• How much will outsourcing really cost both in terms of dollars and staff time?
  • Does the outsourcing partner have a plan to help us drive non-dues revenue or are we simply shifting costs?

3. Determine the right mix of media for accomplishing your goals

To use a golf analogy, you wouldn’t use the same club to make a long drive down the fairway that you would for a short putt two feet from the hole, would you? So why wouldn’t you want to have a full set of clubs at your disposal to increase your chances of playing a great game? The same is true for your communications program.

A weekly e-newsletter is a magnificent communication tool, but if you are short on resources and you’re having trouble producing timely, relevant content, then you need to consider the alternatives. Moving to a monthly e-newsletter is an obvious choice, but creating a bi-annual print or digital magazine might be another option. The answer will depend on a variety of factors—not the least of which include:

  • What type of information do your members want to receive?
  • How does your audience like to engage (print, online, face-to-face)?
  • What do you hope to accomplish with the communication, e.g., member retention, greater member engagement, new memberships, etc.

4. Reinforce your brand image with design

You’ve worked hard to build your brand image. Don’t lose sight of that just because you are in a hurry to get that magazine or directory out the door. Consider your readership—the goal is to entice them to pick up your publication and read your message. Here are a few ways to do just that.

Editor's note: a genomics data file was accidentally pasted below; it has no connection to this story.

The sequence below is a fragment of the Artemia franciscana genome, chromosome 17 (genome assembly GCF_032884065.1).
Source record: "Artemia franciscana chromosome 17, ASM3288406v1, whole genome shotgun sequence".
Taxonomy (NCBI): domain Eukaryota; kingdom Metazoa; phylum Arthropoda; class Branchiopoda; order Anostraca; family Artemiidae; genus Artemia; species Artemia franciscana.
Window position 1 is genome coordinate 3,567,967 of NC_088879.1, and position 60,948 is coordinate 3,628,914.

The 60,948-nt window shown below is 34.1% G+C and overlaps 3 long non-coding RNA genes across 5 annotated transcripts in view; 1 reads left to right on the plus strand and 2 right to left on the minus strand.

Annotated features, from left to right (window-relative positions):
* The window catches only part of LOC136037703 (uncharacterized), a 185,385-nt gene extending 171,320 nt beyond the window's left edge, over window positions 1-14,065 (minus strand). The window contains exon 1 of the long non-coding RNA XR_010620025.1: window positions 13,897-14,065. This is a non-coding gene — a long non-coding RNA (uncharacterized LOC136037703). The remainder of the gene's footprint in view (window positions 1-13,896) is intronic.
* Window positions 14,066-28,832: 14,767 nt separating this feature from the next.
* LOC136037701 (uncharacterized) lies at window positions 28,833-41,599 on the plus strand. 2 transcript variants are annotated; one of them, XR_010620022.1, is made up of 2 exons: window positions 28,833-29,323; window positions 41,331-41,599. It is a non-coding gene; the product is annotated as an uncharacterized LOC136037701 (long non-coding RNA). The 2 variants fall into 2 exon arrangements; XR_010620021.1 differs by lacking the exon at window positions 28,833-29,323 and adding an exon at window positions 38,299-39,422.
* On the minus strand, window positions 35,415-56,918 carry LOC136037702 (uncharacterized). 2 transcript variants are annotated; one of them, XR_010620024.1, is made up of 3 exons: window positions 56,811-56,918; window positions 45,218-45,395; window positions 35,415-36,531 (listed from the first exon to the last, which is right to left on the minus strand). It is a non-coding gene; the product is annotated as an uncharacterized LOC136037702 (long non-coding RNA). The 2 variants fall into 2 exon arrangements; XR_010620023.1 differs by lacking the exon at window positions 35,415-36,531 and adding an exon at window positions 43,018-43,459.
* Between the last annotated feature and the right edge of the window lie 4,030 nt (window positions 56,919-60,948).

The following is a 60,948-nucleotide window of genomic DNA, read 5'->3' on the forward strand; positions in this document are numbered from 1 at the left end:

• Win the name game. Be sure the title of your publication fits your association and your industry.
  • Develop an appropriate look and feel. If you want to convey hard-hitting news or research, a more text-heavy design may be suitable. If your articles are on the lighter side, go with more photos, white space, and lighter colors.
  • Choose the right fonts and colors. Love your logo? Want to emphasize your association’s colors? Here is an opportunity to highlight your existing graphics while creating continuity and visual appeal.
  • Illustrate wisely. Most readers are first attracted to a story based on its graphics. Use images that provoke and attract the reader.
  • Hook ’em with headlines. Use strong adjectives, powerful words and concise language to compel your audience to dig into the stories.

Brand-building checklist

m How will you entice your audience to read your message?

m Who is in control of how your brand is portrayed?

m Are you adding value—and revenue—with advertising?

5. Develop powerful content

Visual appeal is the first step to getting readers interested in your publication, but it’s the content that will keep them engaged. Strive for articles that are clear, concise and speak to the things your audience cares about.

There are many resources available for securing editorial copy. You can search for free articles on the Web. You can solicit articles from your members, or you and your staff can prepare the copy. But sometimes outside resources are helpful—or even necessary—to get the work done. In such cases, you might hire freelance writers or outsource the work to a publishing professional. Whatever route you choose, it’s vital that you maintain control over what you say and how you say it. This is your message, and you should have full control over how your image is being portrayed.

Next month we’ll look at ways to integrate, streamline and monetize your communications plan.